One of the easiest and cheapest things to do in preparation for a short-term or long-term emergency is to collect printouts. Information on how to do things around the house—like simple repairs or food gathering in your area—is valuable in emergency situations. Remember, you may not have Internet access to Google or Bing during an emergency, so it’s wise to print instructions for water purification now. Also, if you wish to prepare for a long-term emergency, you may want to print out lists of edible plants in your area or instructions on how to build animal traps from household supplies.
Lack of water is one of the scariest situations for people in an emergency. People can die of dehydration within a couple of days without clean water. Running out of water is a scary idea, but don’t fret too much—it’s actually easy to purify water. There’s also no reason to buy ridiculous amounts of prepackaged water. Simply save a few milk jugs around the house and have bleach on hand. A few drops of bleach (5-10 based on the water source) in a gallon of water will purify water within a few hours and make it okay for drinking. Bleach is relatively cheap, and if you have a dropper in the house, you’re all set. If you’re truly scared of messing this process up, purchase a relatively cheap portable filter straw that’s small and allows you to simply stick it in a stream and take a drink. These cost about $20 online.
3. Canned food
Cans of food will save you in a short-term emergency. Use coupons to create a stockpile of nonperishable foods and organize items by expiration date. Tuna, canned chicken and dry cereal can also be purchased and have long shelf lives. I’m sure your family wouldn’t mind eating dry cereal for a few days in an emergency. Peanut butter also keeps well and can be used for sandwiches.
If you wish to prepare for a long-term emergency, store seeds. If you have a few bucks lying around, you can certainly purchase seeds; many companies store them in containers meant to last five years. However, if you already have a garden, you can use some seeds from current produce and save them. For example, if you are a green bean gardener, you can pick current green beans and wait until they dry out. Open the shell and get the beans out. These seeds can be used for the next time you garden. It’s easy to print out directions for doing this, but if you have a black thumb, pick up a gardening book at Goodwill or a secondhand book sale.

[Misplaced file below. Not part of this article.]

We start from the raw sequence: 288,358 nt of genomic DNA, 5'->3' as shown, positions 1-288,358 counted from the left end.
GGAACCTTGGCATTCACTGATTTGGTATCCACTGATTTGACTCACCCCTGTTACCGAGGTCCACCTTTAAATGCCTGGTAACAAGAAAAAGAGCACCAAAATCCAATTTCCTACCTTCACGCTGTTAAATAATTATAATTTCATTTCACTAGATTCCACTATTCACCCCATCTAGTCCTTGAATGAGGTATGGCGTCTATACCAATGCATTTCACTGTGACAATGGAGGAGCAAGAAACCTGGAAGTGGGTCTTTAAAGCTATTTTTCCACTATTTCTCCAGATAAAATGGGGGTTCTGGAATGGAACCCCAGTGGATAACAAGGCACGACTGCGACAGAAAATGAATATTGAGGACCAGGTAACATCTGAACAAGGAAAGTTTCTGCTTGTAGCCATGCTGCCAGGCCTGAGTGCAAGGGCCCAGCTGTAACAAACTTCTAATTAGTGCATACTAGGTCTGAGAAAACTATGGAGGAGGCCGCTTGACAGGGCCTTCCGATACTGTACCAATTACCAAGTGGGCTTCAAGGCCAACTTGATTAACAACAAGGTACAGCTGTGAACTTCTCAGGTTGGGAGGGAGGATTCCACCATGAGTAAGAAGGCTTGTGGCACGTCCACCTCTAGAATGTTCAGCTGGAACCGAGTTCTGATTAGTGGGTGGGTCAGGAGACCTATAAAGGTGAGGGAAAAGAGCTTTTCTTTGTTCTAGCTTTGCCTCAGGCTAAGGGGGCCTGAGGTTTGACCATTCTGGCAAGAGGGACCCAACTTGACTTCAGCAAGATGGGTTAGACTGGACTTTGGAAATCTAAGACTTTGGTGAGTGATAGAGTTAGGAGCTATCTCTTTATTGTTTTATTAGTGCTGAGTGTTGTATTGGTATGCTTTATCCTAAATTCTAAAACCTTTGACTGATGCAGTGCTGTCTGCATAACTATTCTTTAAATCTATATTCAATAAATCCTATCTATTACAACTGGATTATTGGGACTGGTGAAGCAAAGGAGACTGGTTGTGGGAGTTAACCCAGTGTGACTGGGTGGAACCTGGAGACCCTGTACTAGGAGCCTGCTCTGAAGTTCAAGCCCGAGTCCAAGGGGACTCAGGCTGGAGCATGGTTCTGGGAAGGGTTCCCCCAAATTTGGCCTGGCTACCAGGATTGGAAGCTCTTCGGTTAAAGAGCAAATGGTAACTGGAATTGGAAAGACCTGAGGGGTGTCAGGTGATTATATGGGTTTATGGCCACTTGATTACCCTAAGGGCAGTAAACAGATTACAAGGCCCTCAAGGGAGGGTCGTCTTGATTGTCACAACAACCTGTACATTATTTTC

5. First aid
A first aid kit may be necessary if someone in the household gets hurt or requires medical care during an emergency. You should always have three days’ worth of medication in an emergency kit in case of disaster—especially if you’re diabetic, have high-blood pressure, or have another serious disease that requires medication. Otherwise, make sure to have bandages, disinfectant, cotton balls, thread, anti-diarrhea medication and pain relievers/fever reducers for adults and children. Watch for sales and use coupons for these items. You can also get bandages, cotton balls and alcohol for a disinfectant for under a dollar at most places. Use a dollar store plastic bin instead of spending money on a fancy first aid bag.
Make sure to pick up some batteries with coupons and sales. Flashlights can be purchased at a dollar store for short-term use. You may also want to invest in dollar store glow sticks as they can light up dark rooms as well as provide comfort to children. It may also be a good idea to put glow sticks on children if you’re in a big area with lots of people being evacuated. They can help you keep an eye on children and belongings. Emergency hand crank radios can be purchased for relatively low cost, but you can also search garage sales for radios that people are trying to get rid of. I recently scored one at a garage sale for under $5. If you want to prepare for long-term emergencies, pick up some matches for cheap in case you need a fire to cook food. Or, simply purchase a flint for under $5 online that will allow you to start fires at any time.
Have children? To keep your sanity so that you can think about purifying water, or finding food, or to just alleviate boredom, make sure to have plenty of activities that don’t require electricity or fuel. Pick up a few books, puzzles or board games at a garage sale or thrift store. A deck of cards goes a long way!
This is a guest post by Victoria from St. Charles, MO.